When mfg test loads they normally use a test barrel which is heavy and fully instrumented. With the advanced in high speed data acquisition they may be seeing spikes that were not detected with old equipment. Normally mfg will run duplicate runs with old and new equipment to see if any coloration between the 2. But with all of liabilities involved they will move to the lower charges. Now the spike may or may not be there but... Sometimes when you see a big swings, it's due to new formulation. Once it's out for a while they may bump the numbers up, probably not into days world. The reason you try to get more than one load book that matches what your doing. Which can be very hard these days with all of the bullets that are out to choose from.

Be safe....

January 1, 2012, 01:31 PM
Thanks for offering up the wise words guys. Much appreciated.

The problem is, I've only just begun hand loading and am unfamiliar with all of the pressure signs. The one thing I have recently noticed is that my Centaur Systems buffer is in need of replacement. Not sure if that's a result of the firing of 1200 of these loads? Or if it's because the gun came with an unknown amount of rounds fired through it.

Another thing that my father said I should do is to recover a bullet and see if the back has started to melt.

January 1, 2012, 02:40 PM
the gun came with an unknown amount of rounds fired through it.
I posted this caution in another thread and will do it here too.

Over the years, I have seen enough guns (not just Glocks, but 1911s, etc.) blow up by well intentioned reloaders and experienced shooters that made me a little OCD on the safety aspects of reloading.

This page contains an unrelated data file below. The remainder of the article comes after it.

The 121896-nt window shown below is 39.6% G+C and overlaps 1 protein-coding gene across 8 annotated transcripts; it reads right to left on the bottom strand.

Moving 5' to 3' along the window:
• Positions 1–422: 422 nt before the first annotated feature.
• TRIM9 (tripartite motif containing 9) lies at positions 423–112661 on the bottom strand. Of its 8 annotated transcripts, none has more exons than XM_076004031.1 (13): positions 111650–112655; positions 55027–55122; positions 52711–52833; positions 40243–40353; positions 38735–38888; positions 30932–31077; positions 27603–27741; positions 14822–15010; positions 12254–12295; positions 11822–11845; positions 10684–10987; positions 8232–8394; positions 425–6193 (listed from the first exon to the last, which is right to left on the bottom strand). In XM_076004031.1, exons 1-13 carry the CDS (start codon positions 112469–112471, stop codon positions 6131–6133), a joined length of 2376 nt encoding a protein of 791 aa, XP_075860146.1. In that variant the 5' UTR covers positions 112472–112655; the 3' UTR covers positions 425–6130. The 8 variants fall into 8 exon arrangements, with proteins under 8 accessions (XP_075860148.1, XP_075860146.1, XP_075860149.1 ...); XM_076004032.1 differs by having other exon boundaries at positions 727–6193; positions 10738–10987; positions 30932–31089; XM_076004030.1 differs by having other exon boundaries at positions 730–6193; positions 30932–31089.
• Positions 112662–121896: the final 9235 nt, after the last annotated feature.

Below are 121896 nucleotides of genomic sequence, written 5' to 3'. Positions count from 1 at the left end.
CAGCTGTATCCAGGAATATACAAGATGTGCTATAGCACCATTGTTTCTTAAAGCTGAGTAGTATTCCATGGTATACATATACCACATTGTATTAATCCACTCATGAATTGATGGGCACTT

For used guns with unknown history of what kinds of ammunition they were shot with, it would be advisable to closely inspect the pistol/barrel for signs of metal stress and fatigue prior to conducting powder charge work up towards max load data.

Be safe. ;)

my father said I should do is to recover a bullet and see if the back has started to melt.
Powder burn occurs too fast to do any melting of the bullet base. Instead, it may experience gas cutting/bullet base erosion from high pressure gas leakage. All you will see on the bullet base is blackened powder burn residue.

Hondo 60
January 1, 2012, 03:47 PM
Please stay within published loads.
The info from the powders makers is free on their sites.
And any number of companies publish reloading manuals.

Stay safe, my friends & Happy New Year!

January 1, 2012, 10:19 PM
Good words. I think I'll work up the load from a lower charge and see how reliability and accuracy are affected before shooting or pulling the 600 rounds I've got loaded. Now to find or make a new recoil buffer.